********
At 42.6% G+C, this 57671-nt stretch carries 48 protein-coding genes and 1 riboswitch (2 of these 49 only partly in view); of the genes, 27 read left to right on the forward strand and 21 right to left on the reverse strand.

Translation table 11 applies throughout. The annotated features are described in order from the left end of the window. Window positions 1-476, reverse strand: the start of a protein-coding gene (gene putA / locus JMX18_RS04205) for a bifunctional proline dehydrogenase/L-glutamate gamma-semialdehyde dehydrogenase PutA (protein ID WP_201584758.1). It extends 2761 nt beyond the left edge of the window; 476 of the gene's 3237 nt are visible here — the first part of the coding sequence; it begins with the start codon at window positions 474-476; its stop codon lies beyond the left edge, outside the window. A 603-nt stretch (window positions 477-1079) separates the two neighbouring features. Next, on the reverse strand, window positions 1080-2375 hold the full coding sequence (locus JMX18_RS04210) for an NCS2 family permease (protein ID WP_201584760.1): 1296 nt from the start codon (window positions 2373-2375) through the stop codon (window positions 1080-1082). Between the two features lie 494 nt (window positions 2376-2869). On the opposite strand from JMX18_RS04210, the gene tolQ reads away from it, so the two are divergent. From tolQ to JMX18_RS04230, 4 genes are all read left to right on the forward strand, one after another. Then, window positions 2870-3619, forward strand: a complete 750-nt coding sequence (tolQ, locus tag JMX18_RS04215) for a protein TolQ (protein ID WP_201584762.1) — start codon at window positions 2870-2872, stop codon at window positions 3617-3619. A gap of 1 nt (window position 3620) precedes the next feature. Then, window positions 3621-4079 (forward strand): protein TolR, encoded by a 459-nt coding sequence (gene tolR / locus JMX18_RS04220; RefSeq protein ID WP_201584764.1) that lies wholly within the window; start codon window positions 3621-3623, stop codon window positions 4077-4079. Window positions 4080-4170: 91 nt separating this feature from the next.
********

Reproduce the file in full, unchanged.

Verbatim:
At 42.6% G+C, this 57671-nt stretch carries 48 protein-coding genes and 1 riboswitch (2 of these 49 only partly in view); of the genes, 27 read left to right on the forward strand and 21 right to left on the reverse strand.

Translation table 11 applies throughout. The annotated features are described in order from the left end of the window. Window positions 1-476, reverse strand: the start of a protein-coding gene (gene putA / locus JMX18_RS04205) for a bifunctional proline dehydrogenase/L-glutamate gamma-semialdehyde dehydrogenase PutA (protein ID WP_201584758.1). It extends 2761 nt beyond the left edge of the window; 476 of the gene's 3237 nt are visible here — the first part of the coding sequence; it begins with the start codon at window positions 474-476; its stop codon lies beyond the left edge, outside the window. A 603-nt stretch (window positions 477-1079) separates the two neighbouring features. Next, on the reverse strand, window positions 1080-2375 hold the full coding sequence (locus JMX18_RS04210) for an NCS2 family permease (protein ID WP_201584760.1): 1296 nt from the start codon (window positions 2373-2375) through the stop codon (window positions 1080-1082). Between the two features lie 494 nt (window positions 2376-2869). On the opposite strand from JMX18_RS04210, the gene tolQ reads away from it, so the two are divergent. From tolQ to JMX18_RS04230, 4 genes are all read left to right on the forward strand, one after another. Then, window positions 2870-3619, forward strand: a complete 750-nt coding sequence (tolQ, locus tag JMX18_RS04215) for a protein TolQ (protein ID WP_201584762.1) — start codon at window positions 2870-2872, stop codon at window positions 3617-3619. A gap of 1 nt (window position 3620) precedes the next feature. Then, window positions 3621-4079 (forward strand): protein TolR, encoded by a 459-nt coding sequence (gene tolR / locus JMX18_RS04220; RefSeq protein ID WP_201584764.1) that lies wholly within the window; start codon window positions 3621-3623, stop codon window positions 4077-4079. Window positions 4080-4170: 91 nt separating this feature from the next.